If this is the case, then Pakistan must be prepared for a lot of tricks and treats once the withdrawal initiates and eventually concludes. This can be easily learnt from the situation in Iraq after the withdrawal of the US troops was completed. Even though ethnic fissures and sectarian divide devastates Iraq presently, with everyone trying to achieve sovereign control, and a similar fate due to happen to Afghanistan; only this time, the revival of the 1990s scenario will have an added burden on Pakistan in terms of dealing with a hostile and volatile neighbor.
Whatever may or may not happen is what time will tell, but as for the immediate consequences of the eliminat Ha ion of Hakeemullah Mehsud, the situation for Pakistan will be grave for the next one month, and a proper synchronization between the armed forces and the civilian government is absolutely necessary to devise a strategy that can either absorb the coming shocks or act swiftly to end this quagmire.
If at all this situation is left to a political tug of war on the legality or illegality of drones like we always do, Pakistan must prepare to lose a lot in the time to come. Pakistan must understand that where the US is not at all ready to compromise to sacrifice the use of drones to achieve any goals they set (they achieve them or not is an entirely different debate), Pakistan stands to lose much more by this stagnation of demands and also tends to drift away from the ground reality.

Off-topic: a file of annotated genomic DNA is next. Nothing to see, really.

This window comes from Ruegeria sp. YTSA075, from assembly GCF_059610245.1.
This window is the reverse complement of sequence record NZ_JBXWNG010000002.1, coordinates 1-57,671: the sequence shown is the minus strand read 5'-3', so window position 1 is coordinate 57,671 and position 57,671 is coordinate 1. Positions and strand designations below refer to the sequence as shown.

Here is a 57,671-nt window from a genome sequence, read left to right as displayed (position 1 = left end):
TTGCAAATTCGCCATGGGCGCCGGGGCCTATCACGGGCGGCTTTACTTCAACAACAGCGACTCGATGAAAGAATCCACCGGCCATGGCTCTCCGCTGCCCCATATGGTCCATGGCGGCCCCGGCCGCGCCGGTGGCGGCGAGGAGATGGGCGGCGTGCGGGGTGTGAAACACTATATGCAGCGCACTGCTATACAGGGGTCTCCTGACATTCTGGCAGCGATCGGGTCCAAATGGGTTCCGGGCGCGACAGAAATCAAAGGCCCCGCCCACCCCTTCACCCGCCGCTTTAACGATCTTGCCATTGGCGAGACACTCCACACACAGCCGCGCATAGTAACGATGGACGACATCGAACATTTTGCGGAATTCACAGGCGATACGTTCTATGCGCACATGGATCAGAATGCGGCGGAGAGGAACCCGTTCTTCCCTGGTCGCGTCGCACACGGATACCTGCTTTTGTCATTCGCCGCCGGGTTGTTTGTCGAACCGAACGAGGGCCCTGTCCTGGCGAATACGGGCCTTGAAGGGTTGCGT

Where the declaration of drones strikes is now slowly and gradually becoming a political vote magnet rather than a political strategy and an election rhetoric instead of a state objective, Pakistan must look for alternative options that may either divert the drone warfare back into Afghanistan, create circumstances for the US to cease the use of drones in order to protect their own stakes, and this can be done by making the US economically humble with Pakistan, in a time when the US is also preparing to bear the brunt of an economic lightning storm, due to hit their financial sector by 2014.